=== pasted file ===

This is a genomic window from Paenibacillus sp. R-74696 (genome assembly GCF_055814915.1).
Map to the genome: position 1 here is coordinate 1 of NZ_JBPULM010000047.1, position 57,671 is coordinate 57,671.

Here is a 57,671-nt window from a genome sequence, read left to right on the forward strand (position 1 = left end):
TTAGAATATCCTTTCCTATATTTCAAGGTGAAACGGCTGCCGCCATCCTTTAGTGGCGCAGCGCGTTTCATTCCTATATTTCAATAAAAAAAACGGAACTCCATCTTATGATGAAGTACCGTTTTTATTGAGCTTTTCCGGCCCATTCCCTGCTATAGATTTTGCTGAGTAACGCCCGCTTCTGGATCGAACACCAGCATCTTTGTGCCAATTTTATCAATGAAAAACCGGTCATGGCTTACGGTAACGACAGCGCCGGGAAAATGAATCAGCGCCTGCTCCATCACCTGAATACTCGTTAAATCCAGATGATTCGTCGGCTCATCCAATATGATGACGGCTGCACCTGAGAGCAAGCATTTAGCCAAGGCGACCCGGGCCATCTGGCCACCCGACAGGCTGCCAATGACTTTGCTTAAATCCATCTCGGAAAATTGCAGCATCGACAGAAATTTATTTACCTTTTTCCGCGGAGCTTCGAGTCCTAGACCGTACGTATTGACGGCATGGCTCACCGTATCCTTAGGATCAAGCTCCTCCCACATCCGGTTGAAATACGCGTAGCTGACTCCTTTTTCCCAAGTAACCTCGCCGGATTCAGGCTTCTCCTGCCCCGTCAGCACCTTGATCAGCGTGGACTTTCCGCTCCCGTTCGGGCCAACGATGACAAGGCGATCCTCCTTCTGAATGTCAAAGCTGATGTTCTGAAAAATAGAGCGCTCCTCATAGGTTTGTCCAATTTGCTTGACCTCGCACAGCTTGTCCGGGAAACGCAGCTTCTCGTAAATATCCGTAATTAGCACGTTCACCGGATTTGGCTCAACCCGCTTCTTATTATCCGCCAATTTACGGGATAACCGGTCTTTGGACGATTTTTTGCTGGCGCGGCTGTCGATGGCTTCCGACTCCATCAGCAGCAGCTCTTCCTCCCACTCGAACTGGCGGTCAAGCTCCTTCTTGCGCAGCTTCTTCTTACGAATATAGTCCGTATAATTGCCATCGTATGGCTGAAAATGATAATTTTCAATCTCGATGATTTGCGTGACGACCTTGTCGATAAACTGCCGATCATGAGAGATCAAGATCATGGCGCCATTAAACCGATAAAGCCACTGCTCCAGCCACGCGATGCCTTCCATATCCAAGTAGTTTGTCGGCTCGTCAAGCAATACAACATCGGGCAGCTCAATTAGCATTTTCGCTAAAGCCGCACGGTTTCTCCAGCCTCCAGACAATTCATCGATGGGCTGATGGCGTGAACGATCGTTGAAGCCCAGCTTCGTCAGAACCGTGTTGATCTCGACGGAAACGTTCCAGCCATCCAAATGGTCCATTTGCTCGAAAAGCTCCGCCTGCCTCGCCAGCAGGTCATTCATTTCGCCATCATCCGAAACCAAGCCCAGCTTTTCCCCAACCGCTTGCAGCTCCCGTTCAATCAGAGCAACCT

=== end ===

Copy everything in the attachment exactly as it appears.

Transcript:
This is a genomic window from Paenibacillus sp. R-74696 (genome assembly GCF_055814915.1).
Map to the genome: position 1 here is coordinate 1 of NZ_JBPULM010000047.1, position 57,671 is coordinate 57,671.

Here is a 57,671-nt window from a genome sequence, read left to right on the forward strand (position 1 = left end):
TTAGAATATCCTTTCCTATATTTCAAGGTGAAACGGCTGCCGCCATCCTTTAGTGGCGCAGCGCGTTTCATTCCTATATTTCAATAAAAAAAACGGAACTCCATCTTATGATGAAGTACCGTTTTTATTGAGCTTTTCCGGCCCATTCCCTGCTATAGATTTTGCTGAGTAACGCCCGCTTCTGGATCGAACACCAGCATCTTTGTGCCAATTTTATCAATGAAAAACCGGTCATGGCTTACGGTAACGACAGCGCCGGGAAAATGAATCAGCGCCTGCTCCATCACCTGAATACTCGTTAAATCCAGATGATTCGTCGGCTCATCCAATATGATGACGGCTGCACCTGAGAGCAAGCATTTAGCCAAGGCGACCCGGGCCATCTGGCCACCCGACAGGCTGCCAATGACTTTGCTTAAATCCATCTCGGAAAATTGCAGCATCGACAGAAATTTATTTACCTTTTTCCGCGGAGCTTCGAGTCCTAGACCGTACGTATTGACGGCATGGCTCACCGTATCCTTAGGATCAAGCTCCTCCCACATCCGGTTGAAATACGCGTAGCTGACTCCTTTTTCCCAAGTAACCTCGCCGGATTCAGGCTTCTCCTGCCCCGTCAGCACCTTGATCAGCGTGGACTTTCCGCTCCCGTTCGGGCCAACGATGACAAGGCGATCCTCCTTCTGAATGTCAAAGCTGATGTTCTGAAAAATAGAGCGCTCCTCATAGGTTTGTCCAATTTGCTTGACCTCGCACAGCTTGTCCGGGAAACGCAGCTTCTCGTAAATATCCGTAATTAGCACGTTCACCGGATTTGGCTCAACCCGCTTCTTATTATCCGCCAATTTACGGGATAACCGGTCTTTGGACGATTTTTTGCTGGCGCGGCTGTCGATGGCTTCCGACTCCATCAGCAGCAGCTCTTCCTCCCACTCGAACTGGCGGTCAAGCTCCTTCTTGCGCAGCTTCTTCTTACGAATATAGTCCGTATAATTGCCATCGTATGGCTGAAAATGATAATTTTCAATCTCGATGATTTGCGTGACGACCTTGTCGATAAACTGCCGATCATGAGAGATCAAGATCATGGCGCCATTAAACCGATAAAGCCACTGCTCCAGCCACGCGATGCCTTCCATATCCAAGTAGTTTGTCGGCTCGTCAAGCAATACAACATCGGGCAGCTCAATTAGCATTTTCGCTAAAGCCGCACGGTTTCTCCAGCCTCCAGACAATTCATCGATGGGCTGATGGCGTGAACGATCGTTGAAGCCCAGCTTCGTCAGAACCGTGTTGATCTCGACGGAAACGTTCCAGCCATCCAAATGGTCCATTTGCTCGAAAAGCTCCGCCTGCCTCGCCAGCAGGTCATTCATTTCGCCATCATCCGAAACCAAGCCCAGCTTTTCCCCAACCGCTTGCAGCTCCCGTTCAATCAGAGCAACCT